• Cost. Higher energy consumption and downtime increases costs.
• Safety. There is a potential for residual pressure between seals when the machine shuts off.
Cylinder manufacturers can minimize pressure spikes by ensuring valves operate at the proper speeds and have smooth closing actions. Also maintain appropriate pressure damping with accumulators and pressurerelief valves. Moving the source of pressure pulses away from the sealing system also helps.
Sealing-system designers can counter pressure buildup in various ways. Systems with rapid pressure buildup can minimize the impact by reducing pressure before it reaches the primary seal, such as using buffer seals.
Several methods mitigate pressure buildup between seals.
One is to increase contact stress between the seal and moving component and prevent leakage that causes pressure buildup. Higher contact stress eliminates hydroplaning which lets fluid get past the seal, but results in thinner fluid films that may increase heat and wear. If the material and design can handle higher temperatures and thinner fluid films over the expected life of the cylinder, then this is not a problem.
Another alternative uses pressurerelieving seal designs. As the name implies, it vents built-up pressure without component damage. The accompanying graphic shows a seal with an integrated check valve that automatically releases inter-seal pressure that exceeds system pressure.
A third option increases strength by changing the design, material, or adding support materials such as backup rings. Use caution with this route as it can complicate assembly and have other adverse effects, such as increased frictional heat and wear of mating hardware.
Other ways to minimize the effects of pressure buildup include:
• Ensure proper surface finish, rod hardness, and surface coating. An inappropriate finish can let too much fluid pass under the seal, leading to pressure buildup between seals. Conversely, it may mean the seal rides on an insufficient fluid film causing excessive friction and wear.
• Understand sealing system component layout. Adding or substituting components such as a buffer seal or pressure-relieving seal may reduce pressure buildup. However, packaging envelope limitations and cost could be the trade-off. Adding fluid volume between seals could also reduce pressure buildup. But understand the duty cycle to ensure that pressure can be relieved and does not build up over time.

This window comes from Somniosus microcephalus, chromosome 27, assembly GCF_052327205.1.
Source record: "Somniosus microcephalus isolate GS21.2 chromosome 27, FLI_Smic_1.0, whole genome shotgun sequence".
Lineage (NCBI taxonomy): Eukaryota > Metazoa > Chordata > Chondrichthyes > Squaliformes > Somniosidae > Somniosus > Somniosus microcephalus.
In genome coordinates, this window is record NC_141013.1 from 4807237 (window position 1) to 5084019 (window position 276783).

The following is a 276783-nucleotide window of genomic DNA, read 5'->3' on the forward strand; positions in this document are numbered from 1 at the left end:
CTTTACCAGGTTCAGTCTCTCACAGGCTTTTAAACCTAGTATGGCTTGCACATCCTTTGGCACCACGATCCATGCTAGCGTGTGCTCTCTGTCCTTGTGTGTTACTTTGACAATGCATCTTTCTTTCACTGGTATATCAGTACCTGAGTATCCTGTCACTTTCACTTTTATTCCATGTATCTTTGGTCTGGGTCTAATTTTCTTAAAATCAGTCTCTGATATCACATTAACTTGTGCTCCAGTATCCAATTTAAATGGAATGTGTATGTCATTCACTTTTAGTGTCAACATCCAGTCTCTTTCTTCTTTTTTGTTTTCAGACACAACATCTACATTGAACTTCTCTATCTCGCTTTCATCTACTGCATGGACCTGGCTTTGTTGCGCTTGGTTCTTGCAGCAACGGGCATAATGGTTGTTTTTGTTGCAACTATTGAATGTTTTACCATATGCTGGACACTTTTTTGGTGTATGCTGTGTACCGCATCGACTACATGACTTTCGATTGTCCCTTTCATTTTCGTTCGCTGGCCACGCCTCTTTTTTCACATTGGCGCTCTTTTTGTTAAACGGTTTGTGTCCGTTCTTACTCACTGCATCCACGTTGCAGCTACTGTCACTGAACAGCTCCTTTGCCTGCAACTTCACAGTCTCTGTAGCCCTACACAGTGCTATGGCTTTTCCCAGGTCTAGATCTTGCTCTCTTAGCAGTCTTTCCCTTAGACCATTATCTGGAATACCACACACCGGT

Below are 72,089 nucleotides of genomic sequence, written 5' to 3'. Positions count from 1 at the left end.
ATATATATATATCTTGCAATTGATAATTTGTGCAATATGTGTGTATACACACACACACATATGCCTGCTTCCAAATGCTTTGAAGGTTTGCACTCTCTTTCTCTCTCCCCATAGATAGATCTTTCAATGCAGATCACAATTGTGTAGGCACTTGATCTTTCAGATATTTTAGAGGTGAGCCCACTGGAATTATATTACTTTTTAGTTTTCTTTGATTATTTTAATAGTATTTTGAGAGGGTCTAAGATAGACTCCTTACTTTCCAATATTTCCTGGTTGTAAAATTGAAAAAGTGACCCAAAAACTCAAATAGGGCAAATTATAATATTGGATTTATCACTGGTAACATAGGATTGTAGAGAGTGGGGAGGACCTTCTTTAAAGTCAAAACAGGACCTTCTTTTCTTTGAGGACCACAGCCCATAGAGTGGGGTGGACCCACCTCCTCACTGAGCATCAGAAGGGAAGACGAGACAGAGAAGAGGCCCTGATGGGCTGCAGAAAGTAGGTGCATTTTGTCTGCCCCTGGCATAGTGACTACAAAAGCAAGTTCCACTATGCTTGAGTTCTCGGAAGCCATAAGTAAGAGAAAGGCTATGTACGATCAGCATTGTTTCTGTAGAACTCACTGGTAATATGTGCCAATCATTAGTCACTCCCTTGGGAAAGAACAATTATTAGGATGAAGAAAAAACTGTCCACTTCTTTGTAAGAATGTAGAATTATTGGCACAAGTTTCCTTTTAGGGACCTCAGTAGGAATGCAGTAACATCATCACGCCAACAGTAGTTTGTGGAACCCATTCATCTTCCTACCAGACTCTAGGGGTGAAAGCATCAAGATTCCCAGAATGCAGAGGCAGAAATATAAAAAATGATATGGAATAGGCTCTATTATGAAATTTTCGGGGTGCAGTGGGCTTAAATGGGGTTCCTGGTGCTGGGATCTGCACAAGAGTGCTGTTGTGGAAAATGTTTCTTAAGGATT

• Check fluid conditions. If fluid viscosity is too high, fluid may pass under the seal and not reenter the system. Alternatively, low-viscosity fluid may prevent pressure buildup between seals but might not provide enough lubrication, increasing heat and wear.
• Review assembly. High-strength materials, which are less pliable, and extra components such as backup rings may be the preferred method to combat pressure buildup. However, this complicates assembly.
Fast-moving cylinders can produce abrupt starts and stops, dithering, ballooning, vibration, and noise. Sources include system plumbing (valves and accumulators), filters, connectors, and the momentum of fast-running systems. These impact cylinder life, position control, energy consumption, and cost. Good system layout and the right valves, accumulators, and filters can minimize start/ stop and dither effects.<
For vibration and noise, concentrate on vibration damping and noise absorption; minimizing misalignment for uniform seal loading; and tighter tolerances, which minimize variations for which the seals must compensate.
Seal suppliers can also alleviate dynamic effects in these areas:
• Ensure that sealing components handle a wide range of tolerance conditions, including ballooning.
• Ensure adequate fluid film under the seal in all conditions through design, optimum contact stresses, and seal layout.
• Ensure designs and materials are strong enough to handle high impact or dithering conditions. Specially formulated materials are designed to operate in dithering environment s without affecting the mating hardware.
And design factors such as proper surface finish and rod hardness ensure an adequate fluid film that lets the seal handle all operating conditions.
Good bearing load distribution helps damp noise and vibration, while excessive loads may add to the problem. Unsuitable bearing locations means inadequate support and alignment issues, resulting in higher unit loading of sealing components, the potential for vibration and noise, and inability of the seals to track the dynamic surfaces in all conditions.
Finally, understand sealing system component layout and the effect on fluid film thickness. Striving to have an adequate fluid film under the seal in all conditions lets the sealing system better cope with the dynamic effects of starting/stopping, dithering, and vibration/noise.
For more information, contact Trelleborg Sealing Solutions, Fort Wayne, Ind. at www.tss.trelleborg.com/us.